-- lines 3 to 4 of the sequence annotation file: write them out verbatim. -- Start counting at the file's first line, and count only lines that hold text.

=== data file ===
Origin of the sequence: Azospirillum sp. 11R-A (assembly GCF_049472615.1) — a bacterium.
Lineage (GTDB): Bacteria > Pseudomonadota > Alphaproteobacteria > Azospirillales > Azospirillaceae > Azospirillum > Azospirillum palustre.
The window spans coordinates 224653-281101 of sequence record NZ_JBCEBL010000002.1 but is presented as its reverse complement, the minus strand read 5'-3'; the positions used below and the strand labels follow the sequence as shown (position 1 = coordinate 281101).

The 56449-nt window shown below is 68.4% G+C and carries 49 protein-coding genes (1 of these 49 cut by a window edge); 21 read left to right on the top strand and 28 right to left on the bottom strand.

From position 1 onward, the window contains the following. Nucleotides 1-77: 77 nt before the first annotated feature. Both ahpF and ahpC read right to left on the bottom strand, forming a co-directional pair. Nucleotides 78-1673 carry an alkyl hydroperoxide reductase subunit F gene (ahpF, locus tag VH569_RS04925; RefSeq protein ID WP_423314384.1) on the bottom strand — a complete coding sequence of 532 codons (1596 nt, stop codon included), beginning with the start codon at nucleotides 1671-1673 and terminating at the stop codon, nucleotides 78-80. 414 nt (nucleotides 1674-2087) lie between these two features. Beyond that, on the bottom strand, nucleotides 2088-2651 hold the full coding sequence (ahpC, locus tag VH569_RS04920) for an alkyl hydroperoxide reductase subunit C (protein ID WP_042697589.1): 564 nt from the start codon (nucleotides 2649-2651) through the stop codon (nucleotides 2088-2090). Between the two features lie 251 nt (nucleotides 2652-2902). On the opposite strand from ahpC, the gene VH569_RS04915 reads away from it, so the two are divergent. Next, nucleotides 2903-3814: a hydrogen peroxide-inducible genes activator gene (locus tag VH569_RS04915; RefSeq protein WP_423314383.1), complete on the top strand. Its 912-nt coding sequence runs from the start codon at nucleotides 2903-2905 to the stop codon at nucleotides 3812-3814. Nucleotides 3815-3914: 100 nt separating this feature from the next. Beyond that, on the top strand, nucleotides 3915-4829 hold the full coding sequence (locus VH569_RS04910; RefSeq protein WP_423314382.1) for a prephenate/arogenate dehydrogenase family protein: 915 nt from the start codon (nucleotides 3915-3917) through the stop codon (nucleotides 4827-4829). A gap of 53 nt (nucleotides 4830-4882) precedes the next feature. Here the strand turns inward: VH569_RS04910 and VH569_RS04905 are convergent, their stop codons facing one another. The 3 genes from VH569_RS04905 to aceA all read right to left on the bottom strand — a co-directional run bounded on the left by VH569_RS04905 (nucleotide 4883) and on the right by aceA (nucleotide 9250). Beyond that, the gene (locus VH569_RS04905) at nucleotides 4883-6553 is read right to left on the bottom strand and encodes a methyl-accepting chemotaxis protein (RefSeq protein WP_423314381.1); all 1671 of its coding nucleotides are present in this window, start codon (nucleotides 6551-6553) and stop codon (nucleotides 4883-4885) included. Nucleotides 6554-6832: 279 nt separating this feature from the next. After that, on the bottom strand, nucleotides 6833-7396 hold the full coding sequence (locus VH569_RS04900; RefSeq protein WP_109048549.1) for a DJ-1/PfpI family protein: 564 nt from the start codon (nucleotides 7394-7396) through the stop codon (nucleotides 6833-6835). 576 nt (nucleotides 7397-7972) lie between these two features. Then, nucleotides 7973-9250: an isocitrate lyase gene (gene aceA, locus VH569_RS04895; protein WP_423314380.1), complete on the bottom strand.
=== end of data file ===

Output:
The window spans coordinates 224653-281101 of sequence record NZ_JBCEBL010000002.1 but is presented as its reverse complement, the minus strand read 5'-3'; the positions used below and the strand labels follow the sequence as shown (position 1 = coordinate 281101).

The 56449-nt window shown below is 68.4% G+C and carries 49 protein-coding genes (1 of these 49 cut by a window edge); 21 read left to right on the top strand and 28 right to left on the bottom strand.